On the other hand, those who want to use their iPad more like a laptop, maybe on a table or with a keyboard add-on like the Magic Keyboard, are best served by the 12.9-inch iPad Pro. On the 12.9-inch iPad Pro, in particular, multitasking is a significantly better experience due to the huge display.
. Technologies for Display
The Liquid Retina LED displays of the iPad Air and the 11-inch iPad Pro both have 264 PPI, complete lamination, oleophobic and anti-reflective coatings, P3 Wide Color, and True Tone. The 11-inch iPad Pro has ProMotion technology for up to 120Hz refresh rates and can get 100 nits brighter than the iPad Air.
With the 12.9-inch iPad Pro, the biggest improvement in display technology is accessible. This model employs mini-LED as the primary display technology even though it shares all of the display features with its smaller sister, including 120Hz ProMotion. The mini-LED display of the 12.9-inch iPad Pro is referred to by Apple as a “Liquid Retina XDR display.”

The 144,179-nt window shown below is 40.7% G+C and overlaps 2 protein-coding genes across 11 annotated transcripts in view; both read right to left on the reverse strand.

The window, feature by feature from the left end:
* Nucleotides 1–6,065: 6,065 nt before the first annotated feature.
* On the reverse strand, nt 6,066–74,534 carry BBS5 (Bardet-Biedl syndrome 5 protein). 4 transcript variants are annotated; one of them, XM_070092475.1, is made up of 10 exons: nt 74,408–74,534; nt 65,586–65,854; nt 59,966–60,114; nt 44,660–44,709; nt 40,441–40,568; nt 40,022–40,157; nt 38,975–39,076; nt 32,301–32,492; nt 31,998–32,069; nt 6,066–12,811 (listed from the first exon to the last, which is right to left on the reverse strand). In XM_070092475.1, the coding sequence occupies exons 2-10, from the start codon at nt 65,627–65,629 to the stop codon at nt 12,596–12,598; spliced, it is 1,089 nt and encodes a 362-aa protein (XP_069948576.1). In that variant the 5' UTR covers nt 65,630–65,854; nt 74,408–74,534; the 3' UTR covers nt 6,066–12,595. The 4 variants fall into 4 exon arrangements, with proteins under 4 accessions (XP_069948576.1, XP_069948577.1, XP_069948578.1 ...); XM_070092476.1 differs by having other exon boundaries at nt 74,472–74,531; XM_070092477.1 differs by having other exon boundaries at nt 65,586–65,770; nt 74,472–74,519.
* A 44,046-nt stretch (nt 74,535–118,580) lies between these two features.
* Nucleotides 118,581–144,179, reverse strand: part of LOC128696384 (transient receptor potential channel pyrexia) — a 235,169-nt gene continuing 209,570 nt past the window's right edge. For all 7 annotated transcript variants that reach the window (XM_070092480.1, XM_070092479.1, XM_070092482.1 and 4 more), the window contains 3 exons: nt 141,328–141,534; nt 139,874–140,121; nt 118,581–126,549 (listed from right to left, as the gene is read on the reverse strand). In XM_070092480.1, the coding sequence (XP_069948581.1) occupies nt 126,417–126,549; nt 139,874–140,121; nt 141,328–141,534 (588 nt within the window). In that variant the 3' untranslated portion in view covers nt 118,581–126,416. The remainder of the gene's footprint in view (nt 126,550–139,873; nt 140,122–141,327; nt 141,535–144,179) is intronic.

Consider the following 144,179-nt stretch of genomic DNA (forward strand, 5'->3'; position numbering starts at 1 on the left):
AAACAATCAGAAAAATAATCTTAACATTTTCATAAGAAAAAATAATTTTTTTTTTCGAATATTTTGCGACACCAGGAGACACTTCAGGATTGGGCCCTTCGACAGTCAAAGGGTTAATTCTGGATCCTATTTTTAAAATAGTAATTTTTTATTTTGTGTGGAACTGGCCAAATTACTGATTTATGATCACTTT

The 12.9-inch iPad Pro’s mini-LED display technology enables it to have a full-screen brightness of up to 1,000 nits, a peak brightness of 1,600 nits, and a contrast ratio of 1 million to 1. It is crucial for creative professionals, such as photographers, videographers, and filmmakers, to be able to view and edit the content that is true to life HDR and Dolby Vision because the display can reflect what can be seen in the real world by capturing the brightest highlights and subtle details in even the darkest images.